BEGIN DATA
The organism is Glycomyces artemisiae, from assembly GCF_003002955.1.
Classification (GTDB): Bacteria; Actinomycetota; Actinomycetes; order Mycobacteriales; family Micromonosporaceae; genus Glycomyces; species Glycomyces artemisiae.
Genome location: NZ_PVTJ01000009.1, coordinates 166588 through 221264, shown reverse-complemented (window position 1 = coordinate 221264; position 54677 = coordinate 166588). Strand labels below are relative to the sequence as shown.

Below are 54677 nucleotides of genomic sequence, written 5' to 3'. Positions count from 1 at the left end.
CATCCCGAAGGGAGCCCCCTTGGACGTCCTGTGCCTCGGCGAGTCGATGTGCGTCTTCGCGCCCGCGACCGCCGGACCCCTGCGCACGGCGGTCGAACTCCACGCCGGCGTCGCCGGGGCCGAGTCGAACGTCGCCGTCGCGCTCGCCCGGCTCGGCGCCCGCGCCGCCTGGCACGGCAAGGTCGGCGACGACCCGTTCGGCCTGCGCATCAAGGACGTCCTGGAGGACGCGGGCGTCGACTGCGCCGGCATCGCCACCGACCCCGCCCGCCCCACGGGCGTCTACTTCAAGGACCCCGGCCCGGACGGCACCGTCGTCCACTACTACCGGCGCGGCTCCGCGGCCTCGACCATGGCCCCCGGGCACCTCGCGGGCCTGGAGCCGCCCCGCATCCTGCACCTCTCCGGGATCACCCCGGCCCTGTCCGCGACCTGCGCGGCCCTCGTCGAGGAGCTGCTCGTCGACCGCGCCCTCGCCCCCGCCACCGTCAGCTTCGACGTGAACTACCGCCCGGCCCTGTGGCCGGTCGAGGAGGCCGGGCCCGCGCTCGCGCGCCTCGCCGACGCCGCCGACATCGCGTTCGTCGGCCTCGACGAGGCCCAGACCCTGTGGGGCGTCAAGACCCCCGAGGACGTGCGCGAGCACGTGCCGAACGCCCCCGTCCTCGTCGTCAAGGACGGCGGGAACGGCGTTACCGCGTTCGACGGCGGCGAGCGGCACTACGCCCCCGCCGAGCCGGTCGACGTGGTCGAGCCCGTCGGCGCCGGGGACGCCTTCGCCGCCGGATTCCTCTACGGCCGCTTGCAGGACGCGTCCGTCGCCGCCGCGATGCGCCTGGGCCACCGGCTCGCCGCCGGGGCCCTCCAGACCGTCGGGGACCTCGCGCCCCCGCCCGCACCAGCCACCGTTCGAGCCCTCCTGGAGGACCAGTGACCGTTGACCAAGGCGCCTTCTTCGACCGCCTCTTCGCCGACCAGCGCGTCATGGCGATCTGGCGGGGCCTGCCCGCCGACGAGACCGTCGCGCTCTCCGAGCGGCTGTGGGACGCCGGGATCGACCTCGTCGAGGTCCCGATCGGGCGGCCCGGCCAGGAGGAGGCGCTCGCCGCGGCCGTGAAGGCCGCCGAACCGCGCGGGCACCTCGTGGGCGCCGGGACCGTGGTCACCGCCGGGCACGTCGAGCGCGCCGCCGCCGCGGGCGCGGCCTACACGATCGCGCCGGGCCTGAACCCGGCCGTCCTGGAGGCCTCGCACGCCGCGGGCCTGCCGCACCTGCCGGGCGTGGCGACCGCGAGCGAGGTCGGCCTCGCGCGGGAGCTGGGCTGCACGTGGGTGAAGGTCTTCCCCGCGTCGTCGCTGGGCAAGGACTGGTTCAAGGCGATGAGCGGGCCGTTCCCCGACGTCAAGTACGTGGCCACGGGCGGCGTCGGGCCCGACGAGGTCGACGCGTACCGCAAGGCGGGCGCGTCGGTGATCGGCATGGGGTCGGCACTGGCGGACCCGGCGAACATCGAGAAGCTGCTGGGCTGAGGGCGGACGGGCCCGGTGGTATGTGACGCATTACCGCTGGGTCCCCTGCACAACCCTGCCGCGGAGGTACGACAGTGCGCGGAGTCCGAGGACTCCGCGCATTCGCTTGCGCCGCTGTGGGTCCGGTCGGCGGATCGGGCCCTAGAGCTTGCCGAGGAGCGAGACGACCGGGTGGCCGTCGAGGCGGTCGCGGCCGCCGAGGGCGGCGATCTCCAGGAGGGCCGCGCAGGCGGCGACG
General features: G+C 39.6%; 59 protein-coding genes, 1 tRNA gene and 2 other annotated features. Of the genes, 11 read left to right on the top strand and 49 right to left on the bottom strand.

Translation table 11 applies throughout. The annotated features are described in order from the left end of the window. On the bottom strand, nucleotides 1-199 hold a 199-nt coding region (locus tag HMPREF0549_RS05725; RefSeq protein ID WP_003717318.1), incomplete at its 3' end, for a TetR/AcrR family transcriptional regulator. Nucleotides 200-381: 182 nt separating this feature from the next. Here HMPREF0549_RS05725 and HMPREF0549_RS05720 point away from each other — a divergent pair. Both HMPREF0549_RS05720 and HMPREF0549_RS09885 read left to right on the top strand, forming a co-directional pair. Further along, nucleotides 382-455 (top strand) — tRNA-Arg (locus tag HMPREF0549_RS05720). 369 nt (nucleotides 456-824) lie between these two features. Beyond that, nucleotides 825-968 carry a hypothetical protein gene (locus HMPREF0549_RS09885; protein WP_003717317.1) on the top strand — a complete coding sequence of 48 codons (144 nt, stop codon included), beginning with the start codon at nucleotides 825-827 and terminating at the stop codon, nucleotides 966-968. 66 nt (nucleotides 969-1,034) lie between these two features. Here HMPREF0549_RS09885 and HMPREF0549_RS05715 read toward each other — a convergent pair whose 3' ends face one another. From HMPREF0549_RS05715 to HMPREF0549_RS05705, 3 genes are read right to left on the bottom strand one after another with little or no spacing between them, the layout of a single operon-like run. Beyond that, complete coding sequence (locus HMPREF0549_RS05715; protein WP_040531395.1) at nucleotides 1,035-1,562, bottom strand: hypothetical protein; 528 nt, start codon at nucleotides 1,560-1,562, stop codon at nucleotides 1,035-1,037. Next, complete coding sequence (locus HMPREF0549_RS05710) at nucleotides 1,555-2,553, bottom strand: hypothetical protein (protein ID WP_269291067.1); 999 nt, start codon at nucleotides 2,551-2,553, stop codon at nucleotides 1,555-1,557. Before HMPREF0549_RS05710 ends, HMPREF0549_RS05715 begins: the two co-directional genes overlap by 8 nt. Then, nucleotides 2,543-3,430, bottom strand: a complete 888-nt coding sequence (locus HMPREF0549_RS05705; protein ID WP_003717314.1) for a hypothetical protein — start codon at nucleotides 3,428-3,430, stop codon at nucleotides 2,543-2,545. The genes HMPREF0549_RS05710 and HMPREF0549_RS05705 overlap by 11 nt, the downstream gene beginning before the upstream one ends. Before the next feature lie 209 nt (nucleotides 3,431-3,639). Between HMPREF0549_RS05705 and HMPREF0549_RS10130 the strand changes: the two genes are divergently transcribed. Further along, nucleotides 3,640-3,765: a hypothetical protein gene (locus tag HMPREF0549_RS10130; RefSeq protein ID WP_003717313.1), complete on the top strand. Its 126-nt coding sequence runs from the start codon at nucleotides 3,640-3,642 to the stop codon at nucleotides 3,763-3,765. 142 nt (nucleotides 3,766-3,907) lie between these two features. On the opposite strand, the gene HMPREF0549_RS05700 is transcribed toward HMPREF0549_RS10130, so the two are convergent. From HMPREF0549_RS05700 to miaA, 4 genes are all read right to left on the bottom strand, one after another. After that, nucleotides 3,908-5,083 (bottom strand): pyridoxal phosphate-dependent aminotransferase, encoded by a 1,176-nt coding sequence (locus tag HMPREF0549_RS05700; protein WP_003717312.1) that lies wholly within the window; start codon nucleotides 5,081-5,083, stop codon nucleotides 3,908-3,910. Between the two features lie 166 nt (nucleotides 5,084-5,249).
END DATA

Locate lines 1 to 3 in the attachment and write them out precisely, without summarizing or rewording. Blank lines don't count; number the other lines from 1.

The organism is Glycomyces artemisiae, from assembly GCF_003002955.1.
Classification (GTDB): Bacteria; Actinomycetota; Actinomycetes; order Mycobacteriales; family Micromonosporaceae; genus Glycomyces; species Glycomyces artemisiae.
Genome location: NZ_PVTJ01000009.1, coordinates 166588 through 221264, shown reverse-complemented (window position 1 = coordinate 221264; position 54677 = coordinate 166588). Strand labels below are relative to the sequence as shown.